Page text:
George Butterworth: Suite for String Quartet (AE212)
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Instrumentation: 2 violins, viola, cello
24 pages (score)
The Suite for String Quartet was probably written when Butterworth was a student of Wood at the Royal College of Music in 1910-11 but there is no record of any performance during the composer's lifetime. This is the only one of Butterworth's instrumental works with a multi-movement structure and, perhaps coincidentally, the only one not reliant on tone poetry.
The music of the Suite is informed by the melodic contours of folksong and the rhythm of folk-dance with nevertheless contemporary developments in chromaticism and tone-colour. An important aspect of the compositional procedure is the way Butterworth creates a paradigm of a certain kind of inclusiveness: the opening viola theme, for example, is integral and organic, and ideas throughout the work seem to either grow out of it or derive from it; and the theme unites, as its explicit return at the close makes clear. This structural mode of containment illuminates Butterworth's characteristic pastoral strategy where integrated folk-style serves to hold back the force of time and history, whilst the opposed inclinations, sounded in sudden cross-current passages of rhapsodic chromaticism, encode imminent danger—spoliation threatening the music's protected isolation.
Penetrating the suite's pastoral tropes of forest murmurs and evocation of pleasant landscapes, melancholia and thoughts of loss signify leave-taking, darkening the arc of the music so that the closing paragraphs issue a muted metamorphosis of the opening idyll. The final cadence bespeaks mortality, summoning nightfall in Arcadia and, by association, turning the lights out over Europe.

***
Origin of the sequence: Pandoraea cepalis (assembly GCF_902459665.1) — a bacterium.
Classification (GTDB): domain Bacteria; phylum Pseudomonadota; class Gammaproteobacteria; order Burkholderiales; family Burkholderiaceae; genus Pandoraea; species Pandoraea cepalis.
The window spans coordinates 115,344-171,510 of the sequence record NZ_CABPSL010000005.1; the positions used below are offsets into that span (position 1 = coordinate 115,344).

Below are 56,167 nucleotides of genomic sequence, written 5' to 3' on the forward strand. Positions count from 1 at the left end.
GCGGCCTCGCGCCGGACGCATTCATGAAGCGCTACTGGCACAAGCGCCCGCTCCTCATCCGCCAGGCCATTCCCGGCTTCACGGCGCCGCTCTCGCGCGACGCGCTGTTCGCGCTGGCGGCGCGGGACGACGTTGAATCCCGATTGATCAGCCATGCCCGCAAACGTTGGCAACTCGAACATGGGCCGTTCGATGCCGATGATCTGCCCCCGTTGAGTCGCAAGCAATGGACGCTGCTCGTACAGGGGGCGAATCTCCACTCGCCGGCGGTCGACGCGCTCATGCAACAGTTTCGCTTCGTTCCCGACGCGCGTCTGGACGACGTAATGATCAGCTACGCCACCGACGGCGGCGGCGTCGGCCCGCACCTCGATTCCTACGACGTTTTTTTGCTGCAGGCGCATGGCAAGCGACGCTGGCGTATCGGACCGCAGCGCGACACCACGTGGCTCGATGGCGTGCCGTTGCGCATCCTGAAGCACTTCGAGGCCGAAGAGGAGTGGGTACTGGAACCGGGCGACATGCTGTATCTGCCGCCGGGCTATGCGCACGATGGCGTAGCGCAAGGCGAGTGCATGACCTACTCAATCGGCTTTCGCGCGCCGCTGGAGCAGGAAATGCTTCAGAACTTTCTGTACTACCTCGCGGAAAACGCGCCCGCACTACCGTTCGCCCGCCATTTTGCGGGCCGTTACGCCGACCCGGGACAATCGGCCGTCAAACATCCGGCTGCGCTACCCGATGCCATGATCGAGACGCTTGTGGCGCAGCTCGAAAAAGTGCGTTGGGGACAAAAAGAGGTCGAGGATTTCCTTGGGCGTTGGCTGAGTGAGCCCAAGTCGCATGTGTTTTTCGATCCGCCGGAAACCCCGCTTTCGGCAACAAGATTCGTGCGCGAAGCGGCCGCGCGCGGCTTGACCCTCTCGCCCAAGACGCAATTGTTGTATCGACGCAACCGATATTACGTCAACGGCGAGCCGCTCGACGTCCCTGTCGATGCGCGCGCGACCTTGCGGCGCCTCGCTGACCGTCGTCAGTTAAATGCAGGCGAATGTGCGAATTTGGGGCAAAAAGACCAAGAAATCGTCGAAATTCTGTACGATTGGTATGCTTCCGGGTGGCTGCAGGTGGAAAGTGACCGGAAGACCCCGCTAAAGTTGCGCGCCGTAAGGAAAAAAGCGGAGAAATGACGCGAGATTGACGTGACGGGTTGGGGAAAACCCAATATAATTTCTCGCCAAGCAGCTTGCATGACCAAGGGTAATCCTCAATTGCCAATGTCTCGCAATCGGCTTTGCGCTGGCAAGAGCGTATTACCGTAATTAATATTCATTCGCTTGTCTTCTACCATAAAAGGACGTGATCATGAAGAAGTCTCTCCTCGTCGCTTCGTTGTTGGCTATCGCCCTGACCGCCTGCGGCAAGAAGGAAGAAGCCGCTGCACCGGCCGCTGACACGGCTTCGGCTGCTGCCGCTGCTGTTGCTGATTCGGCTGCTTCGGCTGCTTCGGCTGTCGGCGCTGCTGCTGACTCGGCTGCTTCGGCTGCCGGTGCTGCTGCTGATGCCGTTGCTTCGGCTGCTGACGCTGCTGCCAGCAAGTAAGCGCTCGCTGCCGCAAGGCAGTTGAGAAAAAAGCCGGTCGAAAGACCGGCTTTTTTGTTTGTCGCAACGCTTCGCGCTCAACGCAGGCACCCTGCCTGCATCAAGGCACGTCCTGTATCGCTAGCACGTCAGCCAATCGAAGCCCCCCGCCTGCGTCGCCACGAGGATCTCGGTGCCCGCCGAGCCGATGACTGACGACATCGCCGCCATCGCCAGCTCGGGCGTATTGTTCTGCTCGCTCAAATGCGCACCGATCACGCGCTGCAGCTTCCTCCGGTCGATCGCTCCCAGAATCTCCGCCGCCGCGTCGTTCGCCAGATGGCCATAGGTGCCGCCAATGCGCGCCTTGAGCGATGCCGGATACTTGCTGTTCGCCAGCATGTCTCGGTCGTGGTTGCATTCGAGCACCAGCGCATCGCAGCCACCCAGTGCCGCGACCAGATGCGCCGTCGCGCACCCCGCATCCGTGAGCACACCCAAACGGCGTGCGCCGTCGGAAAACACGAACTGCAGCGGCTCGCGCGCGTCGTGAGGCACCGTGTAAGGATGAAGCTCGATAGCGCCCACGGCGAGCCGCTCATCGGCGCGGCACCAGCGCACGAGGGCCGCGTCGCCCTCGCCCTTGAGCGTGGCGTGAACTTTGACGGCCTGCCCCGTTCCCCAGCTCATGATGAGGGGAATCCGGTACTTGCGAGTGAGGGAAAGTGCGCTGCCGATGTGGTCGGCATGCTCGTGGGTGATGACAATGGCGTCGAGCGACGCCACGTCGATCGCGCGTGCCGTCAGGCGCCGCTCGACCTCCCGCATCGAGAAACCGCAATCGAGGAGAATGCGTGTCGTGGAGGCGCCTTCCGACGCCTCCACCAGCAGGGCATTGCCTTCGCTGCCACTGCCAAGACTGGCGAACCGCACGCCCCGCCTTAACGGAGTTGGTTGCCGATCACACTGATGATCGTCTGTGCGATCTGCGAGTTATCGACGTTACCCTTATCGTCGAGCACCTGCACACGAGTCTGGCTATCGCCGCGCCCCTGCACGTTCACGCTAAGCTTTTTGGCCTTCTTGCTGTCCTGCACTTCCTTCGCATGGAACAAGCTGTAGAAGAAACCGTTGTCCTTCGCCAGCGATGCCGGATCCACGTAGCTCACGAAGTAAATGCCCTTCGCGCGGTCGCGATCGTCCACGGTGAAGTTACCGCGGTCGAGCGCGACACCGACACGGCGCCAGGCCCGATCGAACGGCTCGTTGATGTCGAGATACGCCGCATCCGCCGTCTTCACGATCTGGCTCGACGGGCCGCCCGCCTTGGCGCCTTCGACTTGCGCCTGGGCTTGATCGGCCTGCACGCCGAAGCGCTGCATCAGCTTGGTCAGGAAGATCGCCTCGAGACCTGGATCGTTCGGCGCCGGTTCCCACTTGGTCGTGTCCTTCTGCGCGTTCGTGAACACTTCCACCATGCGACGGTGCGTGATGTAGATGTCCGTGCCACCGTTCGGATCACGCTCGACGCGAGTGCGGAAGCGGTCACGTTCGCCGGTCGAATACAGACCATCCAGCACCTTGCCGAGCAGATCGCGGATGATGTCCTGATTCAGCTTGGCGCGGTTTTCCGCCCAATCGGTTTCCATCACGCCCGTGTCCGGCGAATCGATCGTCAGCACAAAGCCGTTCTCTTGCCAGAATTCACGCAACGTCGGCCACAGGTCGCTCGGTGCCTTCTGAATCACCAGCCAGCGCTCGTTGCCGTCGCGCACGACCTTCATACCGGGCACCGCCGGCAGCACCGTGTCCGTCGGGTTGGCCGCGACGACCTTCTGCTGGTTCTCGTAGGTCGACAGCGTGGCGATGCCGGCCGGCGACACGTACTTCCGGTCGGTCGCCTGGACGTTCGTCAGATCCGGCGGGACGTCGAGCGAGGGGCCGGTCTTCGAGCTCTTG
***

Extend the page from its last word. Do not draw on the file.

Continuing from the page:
The present edition uses as copy-text George Butterworth's original holograph ink score, the only surviving source. The manuscript is preserved in the Bodleian Library under the call number MS Mus. c. 247. The style and notation of the articulation and dynamic markings have been standardised throughout, and courtesy accidentals have been added silently. Editorial dynamic and articulation markings are shown in brackets, and editorial slurs and phrase marks are dotted.
The manuscript indicates that Butterworth was a meticulous worker. Two deletions interestingly reveal his first thoughts: measures 70-76 in the first movement are originally less pliable rhythmically and harmonically, and the closing cadence of the finale is more compressed. The score is published by permission of the Bodleian Library, Oxford.